In a recent study of changing inequality between children from high- and low-income families in college entry, persistence, and graduation, Bailey and Dynarski (2011), using nearly seventy years of data, find rates of college completion increased by only four percentage points for low-income cohorts born around 1980 relative to cohorts born in the early 1960s, but by 18 percentage points for corresponding cohorts who grew up in high-income families. This finding is depicted in the following figure.
“Among men, inequality in educational attainment increased slightly since the early 1980s.
Among women, inequality in educational attainment has risen sharply, driven by increases in the education of the daughters of high-income parents.
Sex differences in educational attainment, which were small or nonexistent thirty years ago, are now substantial, with women outpacing men in every demographic group.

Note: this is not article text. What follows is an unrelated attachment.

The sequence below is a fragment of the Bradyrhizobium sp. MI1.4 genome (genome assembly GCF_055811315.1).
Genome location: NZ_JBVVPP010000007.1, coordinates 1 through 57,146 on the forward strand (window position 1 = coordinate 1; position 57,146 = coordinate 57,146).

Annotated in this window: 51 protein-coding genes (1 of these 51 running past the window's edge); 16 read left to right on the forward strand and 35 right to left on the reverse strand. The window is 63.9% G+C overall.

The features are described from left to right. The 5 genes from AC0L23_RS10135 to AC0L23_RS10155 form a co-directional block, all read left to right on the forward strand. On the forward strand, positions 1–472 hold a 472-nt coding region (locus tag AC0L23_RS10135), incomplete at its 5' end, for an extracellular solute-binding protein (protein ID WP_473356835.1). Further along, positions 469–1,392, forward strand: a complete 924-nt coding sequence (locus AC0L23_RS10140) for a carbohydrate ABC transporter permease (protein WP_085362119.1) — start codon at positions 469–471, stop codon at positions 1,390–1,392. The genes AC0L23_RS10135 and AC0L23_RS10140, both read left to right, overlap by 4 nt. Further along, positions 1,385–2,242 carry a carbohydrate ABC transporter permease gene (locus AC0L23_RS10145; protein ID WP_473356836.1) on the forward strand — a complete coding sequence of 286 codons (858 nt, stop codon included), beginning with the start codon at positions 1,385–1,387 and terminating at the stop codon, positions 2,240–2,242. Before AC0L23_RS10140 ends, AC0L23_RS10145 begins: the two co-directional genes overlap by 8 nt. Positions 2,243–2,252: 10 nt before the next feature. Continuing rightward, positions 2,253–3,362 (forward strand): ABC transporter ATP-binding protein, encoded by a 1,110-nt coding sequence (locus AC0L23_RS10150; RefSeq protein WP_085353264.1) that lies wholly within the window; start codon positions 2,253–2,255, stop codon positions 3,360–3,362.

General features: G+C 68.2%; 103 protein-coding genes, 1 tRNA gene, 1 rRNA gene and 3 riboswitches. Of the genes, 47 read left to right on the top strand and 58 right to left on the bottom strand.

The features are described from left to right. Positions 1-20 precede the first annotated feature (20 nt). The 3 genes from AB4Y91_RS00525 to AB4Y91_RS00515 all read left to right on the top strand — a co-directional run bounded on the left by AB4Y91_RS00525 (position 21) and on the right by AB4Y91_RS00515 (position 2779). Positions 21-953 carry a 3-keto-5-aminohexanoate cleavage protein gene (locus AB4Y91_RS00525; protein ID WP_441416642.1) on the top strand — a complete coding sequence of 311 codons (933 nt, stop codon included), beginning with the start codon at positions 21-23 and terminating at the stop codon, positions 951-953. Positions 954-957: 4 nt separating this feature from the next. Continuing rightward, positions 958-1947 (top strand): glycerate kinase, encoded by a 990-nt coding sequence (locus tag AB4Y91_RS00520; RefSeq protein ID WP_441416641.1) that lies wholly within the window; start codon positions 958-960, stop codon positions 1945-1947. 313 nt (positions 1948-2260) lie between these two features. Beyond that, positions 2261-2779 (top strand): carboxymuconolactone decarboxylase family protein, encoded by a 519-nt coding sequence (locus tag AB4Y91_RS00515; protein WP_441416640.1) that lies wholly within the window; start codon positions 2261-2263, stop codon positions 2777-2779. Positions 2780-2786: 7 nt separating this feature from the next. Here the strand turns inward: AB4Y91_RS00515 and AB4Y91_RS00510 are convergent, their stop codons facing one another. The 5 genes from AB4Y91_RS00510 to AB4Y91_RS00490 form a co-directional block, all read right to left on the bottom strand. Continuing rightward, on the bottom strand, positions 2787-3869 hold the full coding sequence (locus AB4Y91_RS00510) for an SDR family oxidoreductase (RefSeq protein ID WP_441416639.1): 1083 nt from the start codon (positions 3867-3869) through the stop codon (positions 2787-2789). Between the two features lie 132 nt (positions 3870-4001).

The female advantage in educational attainment is largest in the top quartile of the income distribution.”
From a policy perspective designed to remedy inequality in postsecondary attainment, Bailey and Dynarski point to the key role high school graduation plays in higher education outcomes.
“Differences in high school completion between children from low-income families and those from high-income families explain half of the gap in college entry. However, among those who enter college, children from low-income families are much less likely to get a degree. Inequality in college persistence, therefore, produces inequality in college completion, even if college-entry rates were equal (which they are not).
Bailey, Martha J. and Dynarski, Susan M. (2011). Gains and Gaps: Changing Inequality in U.S. College Entry and Completion. Cambridge, MA: National Bureau of Economic Research. Working Paper 17633. http://www.nber.org/papers/w17633